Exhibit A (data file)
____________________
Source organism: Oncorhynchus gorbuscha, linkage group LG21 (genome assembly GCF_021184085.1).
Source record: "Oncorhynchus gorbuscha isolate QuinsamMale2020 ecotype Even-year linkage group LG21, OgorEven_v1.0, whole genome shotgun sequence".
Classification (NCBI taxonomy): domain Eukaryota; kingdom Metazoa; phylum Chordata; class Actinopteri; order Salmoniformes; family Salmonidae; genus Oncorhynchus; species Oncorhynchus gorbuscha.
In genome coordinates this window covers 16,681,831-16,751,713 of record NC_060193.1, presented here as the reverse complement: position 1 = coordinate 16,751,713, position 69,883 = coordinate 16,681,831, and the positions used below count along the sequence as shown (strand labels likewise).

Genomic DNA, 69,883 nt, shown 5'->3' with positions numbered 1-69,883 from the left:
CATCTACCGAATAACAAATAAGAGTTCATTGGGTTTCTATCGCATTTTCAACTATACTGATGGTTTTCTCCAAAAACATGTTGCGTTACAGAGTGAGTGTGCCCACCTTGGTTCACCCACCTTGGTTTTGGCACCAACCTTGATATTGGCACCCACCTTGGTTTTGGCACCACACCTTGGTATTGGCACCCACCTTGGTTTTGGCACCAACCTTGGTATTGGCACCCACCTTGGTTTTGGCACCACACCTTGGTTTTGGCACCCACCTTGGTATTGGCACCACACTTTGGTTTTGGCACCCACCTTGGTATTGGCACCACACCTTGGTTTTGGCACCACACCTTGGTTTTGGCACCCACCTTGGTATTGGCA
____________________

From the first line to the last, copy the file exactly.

Source organism: Oncorhynchus gorbuscha, linkage group LG21 (genome assembly GCF_021184085.1).
Source record: "Oncorhynchus gorbuscha isolate QuinsamMale2020 ecotype Even-year linkage group LG21, OgorEven_v1.0, whole genome shotgun sequence".
Classification (NCBI taxonomy): domain Eukaryota; kingdom Metazoa; phylum Chordata; class Actinopteri; order Salmoniformes; family Salmonidae; genus Oncorhynchus; species Oncorhynchus gorbuscha.
In genome coordinates this window covers 16,681,831-16,751,713 of record NC_060193.1, presented here as the reverse complement: position 1 = coordinate 16,751,713, position 69,883 = coordinate 16,681,831, and the positions used below count along the sequence as shown (strand labels likewise).

Genomic DNA, 69,883 nt, shown 5'->3' with positions numbered 1-69,883 from the left:
CATCTACCGAATAACAAATAAGAGTTCATTGGGTTTCTATCGCATTTTCAACTATACTGATGGTTTTCTCCAAAAACATGTTGCGTTACAGAGTGAGTGTGCCCACCTTGGTTCACCCACCTTGGTTTTGGCACCAACCTTGATATTGGCACCCACCTTGGTTTTGGCACCACACCTTGGTATTGGCACCCACCTTGGTTTTGGCACCAACCTTGGTATTGGCACCCACCTTGGTTTTGGCACCACACCTTGGTTTTGGCACCCACCTTGGTATTGGCACCACACTTTGGTTTTGGCACCCACCTTGGTATTGGCACCACACCTTGGTTTTGGCACCACACCTTGGTTTTGGCACCCACCTTGGTATTGGCA